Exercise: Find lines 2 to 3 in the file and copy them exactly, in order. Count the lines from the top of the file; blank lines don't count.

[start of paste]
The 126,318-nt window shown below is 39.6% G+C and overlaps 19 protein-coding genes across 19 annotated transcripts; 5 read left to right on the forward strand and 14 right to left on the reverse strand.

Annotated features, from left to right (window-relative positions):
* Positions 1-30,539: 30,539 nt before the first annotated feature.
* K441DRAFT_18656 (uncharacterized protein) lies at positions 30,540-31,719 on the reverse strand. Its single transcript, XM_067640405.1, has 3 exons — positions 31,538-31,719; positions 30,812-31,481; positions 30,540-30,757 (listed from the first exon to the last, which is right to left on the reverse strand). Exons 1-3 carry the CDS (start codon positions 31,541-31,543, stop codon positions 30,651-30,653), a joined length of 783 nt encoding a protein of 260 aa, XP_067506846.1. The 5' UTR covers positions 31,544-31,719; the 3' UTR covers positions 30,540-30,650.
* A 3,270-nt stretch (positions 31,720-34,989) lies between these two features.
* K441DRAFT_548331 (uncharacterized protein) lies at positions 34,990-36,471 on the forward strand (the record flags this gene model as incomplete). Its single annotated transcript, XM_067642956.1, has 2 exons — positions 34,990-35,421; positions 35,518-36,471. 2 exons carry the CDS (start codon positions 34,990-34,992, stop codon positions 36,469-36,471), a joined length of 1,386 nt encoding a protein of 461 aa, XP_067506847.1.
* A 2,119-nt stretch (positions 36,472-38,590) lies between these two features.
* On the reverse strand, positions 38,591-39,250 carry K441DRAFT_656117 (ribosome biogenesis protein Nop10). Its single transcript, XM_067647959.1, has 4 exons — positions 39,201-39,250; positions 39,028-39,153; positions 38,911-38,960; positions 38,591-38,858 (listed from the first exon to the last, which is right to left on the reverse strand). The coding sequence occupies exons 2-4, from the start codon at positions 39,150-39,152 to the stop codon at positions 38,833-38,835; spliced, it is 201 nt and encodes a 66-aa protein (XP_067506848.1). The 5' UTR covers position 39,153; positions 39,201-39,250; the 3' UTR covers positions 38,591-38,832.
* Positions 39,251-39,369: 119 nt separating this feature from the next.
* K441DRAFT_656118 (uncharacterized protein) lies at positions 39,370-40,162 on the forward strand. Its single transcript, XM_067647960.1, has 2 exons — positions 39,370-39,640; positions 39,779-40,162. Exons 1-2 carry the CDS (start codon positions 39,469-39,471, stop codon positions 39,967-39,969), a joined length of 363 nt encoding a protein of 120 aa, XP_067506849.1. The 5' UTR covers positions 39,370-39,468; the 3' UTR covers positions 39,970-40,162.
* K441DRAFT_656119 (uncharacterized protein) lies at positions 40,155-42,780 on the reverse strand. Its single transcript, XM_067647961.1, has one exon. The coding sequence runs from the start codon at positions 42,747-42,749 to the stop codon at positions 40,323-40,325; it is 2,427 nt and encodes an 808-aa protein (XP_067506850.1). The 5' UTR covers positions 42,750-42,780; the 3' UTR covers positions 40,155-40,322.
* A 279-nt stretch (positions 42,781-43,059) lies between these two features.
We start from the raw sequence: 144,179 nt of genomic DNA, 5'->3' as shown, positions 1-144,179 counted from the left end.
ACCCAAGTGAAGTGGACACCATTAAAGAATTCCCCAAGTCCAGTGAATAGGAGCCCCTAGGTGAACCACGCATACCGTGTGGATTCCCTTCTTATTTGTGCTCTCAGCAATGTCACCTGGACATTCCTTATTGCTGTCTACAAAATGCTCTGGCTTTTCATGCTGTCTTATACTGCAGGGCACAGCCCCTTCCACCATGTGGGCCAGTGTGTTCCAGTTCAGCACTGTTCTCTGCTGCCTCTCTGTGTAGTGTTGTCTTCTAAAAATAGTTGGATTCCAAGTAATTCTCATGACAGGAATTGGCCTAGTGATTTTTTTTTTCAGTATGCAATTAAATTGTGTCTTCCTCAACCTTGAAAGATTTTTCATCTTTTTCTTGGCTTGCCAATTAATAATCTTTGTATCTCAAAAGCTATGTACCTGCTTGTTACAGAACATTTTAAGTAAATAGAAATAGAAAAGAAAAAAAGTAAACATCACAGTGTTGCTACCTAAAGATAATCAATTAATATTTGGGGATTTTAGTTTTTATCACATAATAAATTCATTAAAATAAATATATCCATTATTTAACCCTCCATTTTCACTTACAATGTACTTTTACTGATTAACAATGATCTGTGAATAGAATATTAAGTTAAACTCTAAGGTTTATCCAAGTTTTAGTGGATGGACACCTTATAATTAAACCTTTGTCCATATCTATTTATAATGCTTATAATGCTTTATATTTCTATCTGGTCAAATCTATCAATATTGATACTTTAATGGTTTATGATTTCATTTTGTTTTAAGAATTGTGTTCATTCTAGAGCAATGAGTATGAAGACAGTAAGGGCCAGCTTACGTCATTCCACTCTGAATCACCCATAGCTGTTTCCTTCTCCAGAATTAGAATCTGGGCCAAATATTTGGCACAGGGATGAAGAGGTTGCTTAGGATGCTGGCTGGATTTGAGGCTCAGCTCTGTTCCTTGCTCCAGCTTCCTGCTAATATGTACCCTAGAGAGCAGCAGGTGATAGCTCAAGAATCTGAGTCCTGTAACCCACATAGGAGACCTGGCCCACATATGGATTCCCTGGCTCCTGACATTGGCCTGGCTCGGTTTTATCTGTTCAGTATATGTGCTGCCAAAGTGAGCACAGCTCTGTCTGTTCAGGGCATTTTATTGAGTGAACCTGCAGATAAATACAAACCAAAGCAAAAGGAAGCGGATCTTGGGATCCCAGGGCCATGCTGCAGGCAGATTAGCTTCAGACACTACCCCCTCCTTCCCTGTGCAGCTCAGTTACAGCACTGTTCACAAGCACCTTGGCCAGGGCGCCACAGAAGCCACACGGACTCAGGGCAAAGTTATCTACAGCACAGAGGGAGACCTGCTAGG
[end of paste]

Annotated features, from left to right (window-relative positions):
* Positions 1-30,539: 30,539 nt before the first annotated feature.